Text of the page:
School is a lot more than chalkboards and textbooks, in today's world. Part of that is because of the rising popularity of mobile devices like laptops and tablets. While these are increasing in school use, officials say having the technology is not enough. Teachers also have to know how to utilize it to help kids learn.

In February, 2014, 1,700 middle school students received laptops for school, through a federal "Race to the Top" grant. Since then, educators from around the state have been watching to see how it might improve education.

"What's really cool about that is that kids can really have the technology in their hands and be using the technology, themselves, and learning through the technology," Robert Sidford, 21st Century Learning Coordinator for Washoe County School District said.

Educators say the use of tablets and laptops has gotten students more involved and engaged in their studies.

"Things like communication, collaboration, critical thinking, and especially on creativity," Sidford said.

State lawmakers passed the Nevada Ready 21 Plan during the 2015 legislative session. The $22 million funding will buy mobile devices for middle school students throughout Nevada, during the next two years. The goal is to supply all middle and high school students with either a tablet or laptop within six years.

"Obviously, it changes a number of things for parents and for teachers but I think we're seeing some positive efforts," Sidford said. "Especially, in terms of student discipline, in terms of student engagement in schools."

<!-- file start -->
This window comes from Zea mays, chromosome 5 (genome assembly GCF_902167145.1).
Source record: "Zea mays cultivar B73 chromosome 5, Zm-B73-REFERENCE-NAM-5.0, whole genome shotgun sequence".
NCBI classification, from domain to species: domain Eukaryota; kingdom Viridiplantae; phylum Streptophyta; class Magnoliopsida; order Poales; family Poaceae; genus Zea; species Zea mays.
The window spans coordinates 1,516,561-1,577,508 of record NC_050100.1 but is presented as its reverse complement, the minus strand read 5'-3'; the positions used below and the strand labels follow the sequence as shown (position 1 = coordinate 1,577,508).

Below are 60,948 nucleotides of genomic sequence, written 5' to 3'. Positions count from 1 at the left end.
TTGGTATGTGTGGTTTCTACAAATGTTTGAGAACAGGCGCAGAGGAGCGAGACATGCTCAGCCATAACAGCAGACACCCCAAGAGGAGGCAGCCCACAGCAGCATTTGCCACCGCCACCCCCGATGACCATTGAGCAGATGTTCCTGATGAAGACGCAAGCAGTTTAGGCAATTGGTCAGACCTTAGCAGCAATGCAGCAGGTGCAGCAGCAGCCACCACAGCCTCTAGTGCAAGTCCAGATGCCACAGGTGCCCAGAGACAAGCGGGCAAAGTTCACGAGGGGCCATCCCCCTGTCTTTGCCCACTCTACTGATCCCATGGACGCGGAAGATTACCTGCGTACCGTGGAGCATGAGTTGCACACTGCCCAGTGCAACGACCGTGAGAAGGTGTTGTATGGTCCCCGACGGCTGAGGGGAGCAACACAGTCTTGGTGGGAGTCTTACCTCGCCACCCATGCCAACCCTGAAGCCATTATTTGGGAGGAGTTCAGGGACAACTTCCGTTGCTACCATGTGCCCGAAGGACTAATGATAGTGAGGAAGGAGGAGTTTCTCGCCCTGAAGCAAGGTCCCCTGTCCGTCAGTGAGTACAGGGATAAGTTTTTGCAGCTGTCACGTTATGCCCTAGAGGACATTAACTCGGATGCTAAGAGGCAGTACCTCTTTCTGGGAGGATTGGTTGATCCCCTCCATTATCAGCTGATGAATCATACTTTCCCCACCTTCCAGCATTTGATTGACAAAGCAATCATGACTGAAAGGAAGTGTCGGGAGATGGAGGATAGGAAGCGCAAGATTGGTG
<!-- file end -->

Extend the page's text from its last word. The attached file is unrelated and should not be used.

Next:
In order for these devices to work to their fullest potential, the schools need to be equipped with wireless internet. Less than two years ago, only nine Washoe schools had WiFi access. But after $12.5 million was allocated to upgrades to school infrastructure, 59 schools have wireless capabilities. The other 26 schools will have WiFi by May.

"It really begins the process for us of really moving towards a real digital world for our students," Sidford said.

Having that springboard is something Sidford says is critical for the future workforce and economy.

"We do know it's going to be a different world," Sidford said. "We do know that the digital technologies are just a part of the way we do business. So, preparing these kids for that world is part of our job."

Reading, writing and arithmetic are the foundations for education and Sidford says technology will not change that. He says there is a national movement, however, towards digital textbooks, either online or on a device.